Baseball America’s Top 10 Prospects lists are based on projections of a player’s long-term worth after discussions with scouting and player-development personnel. All players who haven’t exceeded the major league rookie standards of 130 at-bats or 50 innings pitched (without regard to service time) are eligible. Ages are as of April 1, 2004.
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The Giants proved they could win without manager Dusty Baker in 2003, claiming the National League West division title for the second time in four seasons. Since 1997, San Francisco has been in contention for a playoff berth every September.
As long as 39-year-old Barry Bonds is around and playing anywhere near his MVP level, that should continue. The Giants� object is to surround Bonds with as much big league talent as the team can afford�and win now. To that end, general manager Brian Sabean and Dick Tidrow, who as vice president of player personnel oversees both the team�s scouting and player-development operations, haven�t been afraid to sign free agents and trade prospects to keep the Giants at a consistently competitive level.
It�s in the eye of the beholder to judge the Giants� track record in player development.
On the one hand, the Sabean/Tidrow regime has consistently produced enough talent for trades to keep the team at or near the top of the NL West. On the other hand, most of the prospects they�ve traded haven�t developed into legitimate major leaguers with other teams. However, the Giants� draft fortunes have picked up since 1998, when they had five of the first 41 picks yet produced no big leaguer of more substance than Nate Bump.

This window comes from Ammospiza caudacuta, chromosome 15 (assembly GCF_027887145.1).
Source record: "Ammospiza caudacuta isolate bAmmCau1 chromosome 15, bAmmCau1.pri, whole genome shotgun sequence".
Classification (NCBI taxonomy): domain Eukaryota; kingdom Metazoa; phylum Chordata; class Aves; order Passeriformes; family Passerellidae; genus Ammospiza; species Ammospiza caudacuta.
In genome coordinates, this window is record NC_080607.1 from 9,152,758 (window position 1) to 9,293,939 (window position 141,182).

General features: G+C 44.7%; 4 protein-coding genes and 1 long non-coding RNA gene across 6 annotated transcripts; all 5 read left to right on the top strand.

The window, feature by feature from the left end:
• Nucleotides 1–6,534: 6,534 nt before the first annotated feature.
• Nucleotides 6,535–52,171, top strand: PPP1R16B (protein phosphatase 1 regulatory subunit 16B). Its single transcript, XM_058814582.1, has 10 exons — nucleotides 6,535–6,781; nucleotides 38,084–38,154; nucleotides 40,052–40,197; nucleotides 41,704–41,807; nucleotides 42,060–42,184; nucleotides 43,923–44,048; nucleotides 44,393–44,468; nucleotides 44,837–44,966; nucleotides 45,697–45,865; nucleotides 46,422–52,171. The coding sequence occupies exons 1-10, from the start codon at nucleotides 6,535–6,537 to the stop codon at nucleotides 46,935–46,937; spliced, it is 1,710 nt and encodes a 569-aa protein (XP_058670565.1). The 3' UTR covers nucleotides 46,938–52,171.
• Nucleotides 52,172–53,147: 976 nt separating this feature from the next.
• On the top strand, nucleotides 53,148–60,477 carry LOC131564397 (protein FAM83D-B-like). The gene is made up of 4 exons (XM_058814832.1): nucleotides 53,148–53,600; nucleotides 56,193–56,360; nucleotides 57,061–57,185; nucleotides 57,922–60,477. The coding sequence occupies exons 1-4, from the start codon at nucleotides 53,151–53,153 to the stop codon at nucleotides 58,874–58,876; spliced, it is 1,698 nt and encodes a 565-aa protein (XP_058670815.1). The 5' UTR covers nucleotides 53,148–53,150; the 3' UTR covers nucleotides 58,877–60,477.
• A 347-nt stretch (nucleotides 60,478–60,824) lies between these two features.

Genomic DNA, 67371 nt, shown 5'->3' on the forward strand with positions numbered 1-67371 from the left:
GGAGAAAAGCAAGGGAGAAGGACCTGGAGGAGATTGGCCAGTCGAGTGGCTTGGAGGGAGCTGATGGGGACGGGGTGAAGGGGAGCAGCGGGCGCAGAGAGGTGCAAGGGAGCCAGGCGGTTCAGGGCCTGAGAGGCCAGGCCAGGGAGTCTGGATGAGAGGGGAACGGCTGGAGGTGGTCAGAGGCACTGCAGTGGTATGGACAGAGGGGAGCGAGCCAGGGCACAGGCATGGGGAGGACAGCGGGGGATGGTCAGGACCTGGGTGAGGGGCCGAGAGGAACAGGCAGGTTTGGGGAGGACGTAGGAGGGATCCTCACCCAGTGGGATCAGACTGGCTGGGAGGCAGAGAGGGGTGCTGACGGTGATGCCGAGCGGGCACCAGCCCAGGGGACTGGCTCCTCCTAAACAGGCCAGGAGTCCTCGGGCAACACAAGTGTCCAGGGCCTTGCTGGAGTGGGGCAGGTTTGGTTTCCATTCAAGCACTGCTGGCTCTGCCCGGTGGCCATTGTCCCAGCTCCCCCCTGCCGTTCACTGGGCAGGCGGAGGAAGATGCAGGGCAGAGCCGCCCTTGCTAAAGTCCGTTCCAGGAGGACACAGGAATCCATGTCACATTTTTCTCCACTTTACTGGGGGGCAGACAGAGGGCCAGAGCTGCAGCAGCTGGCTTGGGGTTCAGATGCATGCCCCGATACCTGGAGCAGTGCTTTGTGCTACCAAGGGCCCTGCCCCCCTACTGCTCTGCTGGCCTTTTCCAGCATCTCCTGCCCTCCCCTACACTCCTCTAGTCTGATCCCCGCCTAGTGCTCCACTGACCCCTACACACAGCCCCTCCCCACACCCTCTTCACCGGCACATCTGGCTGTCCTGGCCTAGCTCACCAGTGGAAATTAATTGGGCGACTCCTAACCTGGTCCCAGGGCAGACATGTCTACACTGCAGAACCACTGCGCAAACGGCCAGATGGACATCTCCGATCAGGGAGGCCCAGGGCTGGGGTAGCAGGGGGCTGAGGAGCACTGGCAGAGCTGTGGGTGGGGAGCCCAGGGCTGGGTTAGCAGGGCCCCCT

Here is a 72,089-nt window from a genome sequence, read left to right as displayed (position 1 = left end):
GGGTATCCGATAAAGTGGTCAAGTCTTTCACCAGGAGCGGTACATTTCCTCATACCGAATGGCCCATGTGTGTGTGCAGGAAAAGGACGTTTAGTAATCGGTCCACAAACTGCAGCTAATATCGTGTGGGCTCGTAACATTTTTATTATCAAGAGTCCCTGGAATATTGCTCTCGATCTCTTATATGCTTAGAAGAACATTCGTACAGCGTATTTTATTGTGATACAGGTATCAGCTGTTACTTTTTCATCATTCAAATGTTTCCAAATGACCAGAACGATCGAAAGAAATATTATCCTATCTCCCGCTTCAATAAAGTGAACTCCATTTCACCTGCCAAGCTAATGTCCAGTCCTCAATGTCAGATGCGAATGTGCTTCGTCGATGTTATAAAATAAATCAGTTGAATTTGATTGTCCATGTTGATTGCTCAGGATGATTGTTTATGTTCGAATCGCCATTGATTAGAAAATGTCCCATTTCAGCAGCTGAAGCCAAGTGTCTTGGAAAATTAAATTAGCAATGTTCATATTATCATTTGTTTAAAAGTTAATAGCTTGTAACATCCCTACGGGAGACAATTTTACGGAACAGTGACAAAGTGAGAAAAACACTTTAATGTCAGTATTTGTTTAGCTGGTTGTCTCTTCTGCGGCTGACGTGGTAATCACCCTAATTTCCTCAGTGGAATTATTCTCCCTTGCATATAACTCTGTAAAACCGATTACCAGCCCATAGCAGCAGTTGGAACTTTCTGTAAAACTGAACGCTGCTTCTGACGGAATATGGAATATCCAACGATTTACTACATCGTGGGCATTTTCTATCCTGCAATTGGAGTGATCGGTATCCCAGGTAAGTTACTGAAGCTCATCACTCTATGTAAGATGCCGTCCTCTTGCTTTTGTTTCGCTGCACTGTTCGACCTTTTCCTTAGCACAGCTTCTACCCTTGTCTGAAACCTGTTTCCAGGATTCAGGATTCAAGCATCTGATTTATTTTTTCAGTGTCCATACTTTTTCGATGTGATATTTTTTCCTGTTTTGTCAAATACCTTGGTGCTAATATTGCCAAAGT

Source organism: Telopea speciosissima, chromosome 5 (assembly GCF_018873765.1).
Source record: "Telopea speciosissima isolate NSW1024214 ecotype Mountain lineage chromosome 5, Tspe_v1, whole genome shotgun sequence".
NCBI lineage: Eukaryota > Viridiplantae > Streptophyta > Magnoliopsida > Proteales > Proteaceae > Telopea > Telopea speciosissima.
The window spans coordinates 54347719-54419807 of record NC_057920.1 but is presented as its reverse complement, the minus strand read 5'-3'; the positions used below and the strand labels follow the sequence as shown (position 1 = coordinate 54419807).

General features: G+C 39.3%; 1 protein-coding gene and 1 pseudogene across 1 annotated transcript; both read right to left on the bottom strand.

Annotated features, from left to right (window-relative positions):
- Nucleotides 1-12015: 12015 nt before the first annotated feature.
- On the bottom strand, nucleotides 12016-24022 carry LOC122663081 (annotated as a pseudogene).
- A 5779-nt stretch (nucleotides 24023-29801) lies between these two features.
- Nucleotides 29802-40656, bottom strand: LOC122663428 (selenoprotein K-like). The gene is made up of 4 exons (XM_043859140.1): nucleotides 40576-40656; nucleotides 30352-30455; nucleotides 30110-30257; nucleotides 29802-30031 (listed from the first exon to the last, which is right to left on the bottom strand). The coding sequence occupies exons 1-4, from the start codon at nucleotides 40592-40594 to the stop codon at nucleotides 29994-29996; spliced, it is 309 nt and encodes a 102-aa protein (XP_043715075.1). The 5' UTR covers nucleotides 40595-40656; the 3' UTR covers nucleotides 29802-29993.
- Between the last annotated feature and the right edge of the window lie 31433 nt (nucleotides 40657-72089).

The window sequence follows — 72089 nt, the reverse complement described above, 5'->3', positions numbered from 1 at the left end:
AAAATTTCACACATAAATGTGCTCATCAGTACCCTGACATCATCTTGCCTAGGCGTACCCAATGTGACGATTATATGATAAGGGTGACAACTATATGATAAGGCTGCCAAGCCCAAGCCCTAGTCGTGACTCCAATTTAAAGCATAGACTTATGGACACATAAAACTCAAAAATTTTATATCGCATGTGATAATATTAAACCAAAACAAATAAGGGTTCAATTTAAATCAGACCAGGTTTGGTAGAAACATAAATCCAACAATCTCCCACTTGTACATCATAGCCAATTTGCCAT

In 1999, San Francisco nabbed righthanders Kurt Ainsworth and Jerome Williams with its first two picks. Williams had an excellent rookie season in 2003, while Ainsworth was traded to the Orioles for Sidney Ponson. In 2000, the Giants nabbed power arms Boof Bonser and Ryan Hannaman, using them in separate deals this year to net Ponson (Hannaman) and all-star catcher A.J. Pierzynski (Bonser). In 2001, San Francisco found Jesse Foppert in the second round. While he appears to be a keeper, he had Tommy John surgery and may not pitch in 2004.
The Pierzynski trade this offseason provides graphic evidence of the strengths and weaknesses of the organization�s player development department. Its pitching-focused drafts have netted enough arms to provide the big league team with the likes of Foppert, Williams and Kevin Correia, while leaving enough spare parts to bolster the offense with trades.
The lineup has needed all the help it can get though, because the Giants haven�t developed an everyday big leaguer since drafting Bill Mueller and Chris Singleton in 1993. Catcher Yorvit Torrealba and corner infielder Pedro Feliz, both international signees, were solid role players for the 2003 club, and Feliz could win a starting job in time. The Giants also have hope for recent draftees Lance Niekro (1999) and Todd Linden (2001) to reverse the trend, but there are few position players of note in the farm system and the team�s top three affiliates all struggled in 2003. San Francisco attempted to address this with a 2003 draft that was more focused on position players than usual.